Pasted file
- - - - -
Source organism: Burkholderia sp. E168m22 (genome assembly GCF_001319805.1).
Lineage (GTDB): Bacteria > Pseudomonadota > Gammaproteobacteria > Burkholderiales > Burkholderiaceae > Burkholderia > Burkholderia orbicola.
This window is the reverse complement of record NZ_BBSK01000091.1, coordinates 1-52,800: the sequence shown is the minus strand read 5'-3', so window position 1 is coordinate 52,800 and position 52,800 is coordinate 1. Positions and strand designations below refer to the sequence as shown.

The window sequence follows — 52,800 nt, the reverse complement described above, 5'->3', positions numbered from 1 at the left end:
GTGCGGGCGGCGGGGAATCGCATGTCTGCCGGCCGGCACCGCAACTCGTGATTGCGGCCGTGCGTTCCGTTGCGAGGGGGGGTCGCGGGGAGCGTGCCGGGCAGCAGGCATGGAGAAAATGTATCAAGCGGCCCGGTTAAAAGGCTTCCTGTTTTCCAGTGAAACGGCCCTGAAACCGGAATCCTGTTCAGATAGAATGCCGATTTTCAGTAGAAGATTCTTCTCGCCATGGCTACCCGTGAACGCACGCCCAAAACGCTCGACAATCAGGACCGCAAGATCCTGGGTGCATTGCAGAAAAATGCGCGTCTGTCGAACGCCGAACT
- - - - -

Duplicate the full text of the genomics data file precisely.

Source organism: Burkholderia sp. E168m22 (genome assembly GCF_001319805.1).
Lineage (GTDB): Bacteria > Pseudomonadota > Gammaproteobacteria > Burkholderiales > Burkholderiaceae > Burkholderia > Burkholderia orbicola.
This window is the reverse complement of record NZ_BBSK01000091.1, coordinates 1-52,800: the sequence shown is the minus strand read 5'-3', so window position 1 is coordinate 52,800 and position 52,800 is coordinate 1. Positions and strand designations below refer to the sequence as shown.

The window sequence follows — 52,800 nt, the reverse complement described above, 5'->3', positions numbered from 1 at the left end:
GTGCGGGCGGCGGGGAATCGCATGTCTGCCGGCCGGCACCGCAACTCGTGATTGCGGCCGTGCGTTCCGTTGCGAGGGGGGGTCGCGGGGAGCGTGCCGGGCAGCAGGCATGGAGAAAATGTATCAAGCGGCCCGGTTAAAAGGCTTCCTGTTTTCCAGTGAAACGGCCCTGAAACCGGAATCCTGTTCAGATAGAATGCCGATTTTCAGTAGAAGATTCTTCTCGCCATGGCTACCCGTGAACGCACGCCCAAAACGCTCGACAATCAGGACCGCAAGATCCTGGGTGCATTGCAGAAAAATGCGCGTCTGTCGAACGCCGAACT